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Disease Information : PH : Treatment

Portal Hypertension : Treatment

Treatment Options

Medical treatment of portal hypertension includes beta-blockers,which are known to many as drugs to improve blood pressure and heart function. This class of drugs helps to decrease blood flow into the portal-vein system and to decrease the pressure. Beta-blockers also reduce the risk of bleeding from varices.

Minimally invasive procedures such as endoscopic variceal sclerotherapy (EVS), which involves the injection of a solution to seal the bleeding, and endoscopic variceal banding (EVB), which is the placement of a band from inside the esophagus to seal the bleeding, are used to stop bleeding from varices. 

Another solution for portal hypertension is a procedure known as transjugular intrahepatic portasystem shunt (TIPS) This procedure inserts a stent (a hollow wire tube) between a hepatic vein  and a  branch of the portal vein. The stent passes through the liver to connect these two vascular structures. With TIPS, blood moves through the stent and bypasses the liver. This procedure has both advantages and disadvantages. TIPS reduces portal-vein pressure and bleeding from varices. However, because some blood bypasses the liver, some wastes are not cleared from the bloodstream. These nitrogen-containing compounds can cause confusion, which has to be treated with medications.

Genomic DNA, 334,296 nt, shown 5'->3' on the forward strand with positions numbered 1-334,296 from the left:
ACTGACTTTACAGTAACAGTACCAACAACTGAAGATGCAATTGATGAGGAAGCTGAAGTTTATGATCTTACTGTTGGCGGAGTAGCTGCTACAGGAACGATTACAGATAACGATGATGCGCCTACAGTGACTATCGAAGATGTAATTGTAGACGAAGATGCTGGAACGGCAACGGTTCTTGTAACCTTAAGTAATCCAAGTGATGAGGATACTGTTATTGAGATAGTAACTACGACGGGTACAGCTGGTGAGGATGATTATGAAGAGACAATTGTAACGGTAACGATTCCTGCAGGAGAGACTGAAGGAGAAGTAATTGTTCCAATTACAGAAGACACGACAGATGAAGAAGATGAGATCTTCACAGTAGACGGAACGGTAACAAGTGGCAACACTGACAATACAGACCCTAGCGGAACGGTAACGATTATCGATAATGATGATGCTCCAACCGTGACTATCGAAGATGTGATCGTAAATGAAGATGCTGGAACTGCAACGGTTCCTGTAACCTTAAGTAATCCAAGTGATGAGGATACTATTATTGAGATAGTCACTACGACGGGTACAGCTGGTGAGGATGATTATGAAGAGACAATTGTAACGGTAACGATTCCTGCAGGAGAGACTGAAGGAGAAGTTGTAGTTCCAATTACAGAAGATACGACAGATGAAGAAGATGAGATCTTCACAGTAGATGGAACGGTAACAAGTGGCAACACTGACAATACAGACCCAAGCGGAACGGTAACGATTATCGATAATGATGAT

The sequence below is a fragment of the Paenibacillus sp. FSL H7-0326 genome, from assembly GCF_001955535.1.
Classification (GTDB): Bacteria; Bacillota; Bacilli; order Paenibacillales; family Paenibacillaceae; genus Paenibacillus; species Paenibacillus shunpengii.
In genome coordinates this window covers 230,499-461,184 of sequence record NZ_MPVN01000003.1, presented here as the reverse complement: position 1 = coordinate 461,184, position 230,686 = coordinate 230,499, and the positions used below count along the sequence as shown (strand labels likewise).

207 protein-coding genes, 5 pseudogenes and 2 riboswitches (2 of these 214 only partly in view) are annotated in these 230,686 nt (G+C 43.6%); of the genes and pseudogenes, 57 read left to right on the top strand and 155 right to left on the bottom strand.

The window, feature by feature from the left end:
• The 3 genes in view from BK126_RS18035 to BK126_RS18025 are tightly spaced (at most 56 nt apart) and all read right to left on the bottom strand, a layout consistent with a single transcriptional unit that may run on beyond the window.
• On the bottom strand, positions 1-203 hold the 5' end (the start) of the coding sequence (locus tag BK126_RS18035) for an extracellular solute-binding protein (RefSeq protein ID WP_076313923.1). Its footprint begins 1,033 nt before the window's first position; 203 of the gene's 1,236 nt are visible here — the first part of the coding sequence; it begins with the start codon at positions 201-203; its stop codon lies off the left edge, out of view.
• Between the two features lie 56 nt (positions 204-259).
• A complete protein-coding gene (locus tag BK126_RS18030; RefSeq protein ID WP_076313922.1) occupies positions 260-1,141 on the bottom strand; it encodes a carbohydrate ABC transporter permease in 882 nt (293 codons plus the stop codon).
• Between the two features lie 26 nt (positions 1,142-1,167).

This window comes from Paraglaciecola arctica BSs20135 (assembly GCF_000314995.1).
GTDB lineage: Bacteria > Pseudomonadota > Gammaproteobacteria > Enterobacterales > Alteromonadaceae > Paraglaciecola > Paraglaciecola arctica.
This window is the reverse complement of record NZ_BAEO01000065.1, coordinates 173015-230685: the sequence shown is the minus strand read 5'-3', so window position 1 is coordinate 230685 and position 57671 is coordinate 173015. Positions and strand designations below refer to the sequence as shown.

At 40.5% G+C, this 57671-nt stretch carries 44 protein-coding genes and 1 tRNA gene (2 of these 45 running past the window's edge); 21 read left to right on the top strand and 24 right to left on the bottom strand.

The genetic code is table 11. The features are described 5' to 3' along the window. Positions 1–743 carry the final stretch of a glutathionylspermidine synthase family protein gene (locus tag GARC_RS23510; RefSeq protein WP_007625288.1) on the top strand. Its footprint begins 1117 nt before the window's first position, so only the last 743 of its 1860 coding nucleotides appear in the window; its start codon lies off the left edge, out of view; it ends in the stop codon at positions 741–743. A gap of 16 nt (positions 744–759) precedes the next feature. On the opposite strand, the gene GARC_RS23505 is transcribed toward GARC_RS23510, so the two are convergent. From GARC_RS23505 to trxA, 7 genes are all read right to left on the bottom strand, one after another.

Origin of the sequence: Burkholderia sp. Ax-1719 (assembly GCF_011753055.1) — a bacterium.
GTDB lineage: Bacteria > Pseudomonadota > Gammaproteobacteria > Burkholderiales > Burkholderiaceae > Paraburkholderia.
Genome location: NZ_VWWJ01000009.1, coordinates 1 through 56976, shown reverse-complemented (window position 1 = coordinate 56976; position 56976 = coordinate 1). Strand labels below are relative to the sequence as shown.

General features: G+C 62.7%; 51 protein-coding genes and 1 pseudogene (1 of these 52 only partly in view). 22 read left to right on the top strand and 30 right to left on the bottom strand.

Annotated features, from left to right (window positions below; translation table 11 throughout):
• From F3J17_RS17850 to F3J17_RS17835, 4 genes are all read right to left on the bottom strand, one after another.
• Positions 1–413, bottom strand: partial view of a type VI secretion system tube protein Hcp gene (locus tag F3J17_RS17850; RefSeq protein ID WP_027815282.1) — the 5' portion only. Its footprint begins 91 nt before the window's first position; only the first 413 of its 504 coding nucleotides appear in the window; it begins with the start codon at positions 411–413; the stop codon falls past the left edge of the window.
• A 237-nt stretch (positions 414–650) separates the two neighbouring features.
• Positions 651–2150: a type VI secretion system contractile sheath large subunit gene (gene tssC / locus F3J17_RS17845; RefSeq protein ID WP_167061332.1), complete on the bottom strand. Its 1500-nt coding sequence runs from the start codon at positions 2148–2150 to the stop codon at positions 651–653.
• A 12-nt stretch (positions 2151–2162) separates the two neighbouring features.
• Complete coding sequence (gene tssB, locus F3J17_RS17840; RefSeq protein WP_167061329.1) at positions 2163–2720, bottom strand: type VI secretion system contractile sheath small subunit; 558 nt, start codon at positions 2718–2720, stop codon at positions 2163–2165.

Some health professionals feel that there is no proof that someone lives longer after the TIPS procedure, that it is expensive and has a high failure rate within one year because the stent often becomes narrowed or blocked.

Othe professionals believe that TIPS is the definitive lifesaving procedure for acute massive variceal hemorrhage at many institutions. While the TIPS procedure may be expensive, it is no more so than the other procedures described. TIPS did have a failure rate, but that is for the most part historical and misleading, Today TIPS is done with covered stents and patients are followed with ultrasound for restenosis. While many patients who have uncovered stents will have restenosis, this is caught on a surveillance program and easily remedied with balloon angioplasty

Another treatment of portal hypertension is surgical shunting, a more invasive procedure than TIPS. However, some believe that surgical shunts, particularly in certain locations, improve long-term survival with portal hypertension. The only way to fully cure portal hypertension is with a liver transplant, which is expensive and afterward the patient needs life- long medical attention. With liver transplantation continuing to be a difficult solution, a better understanding of portal hypertension is required, along with earlier diagnosis and management of the disease. Transplantation does not cure all forms of portal hypertension, and any mention of transplantation must include the proviso that not all patients are candidates for transplant and the waiting period can be very long. Then, patients with portal hypertension can have a better and longer life.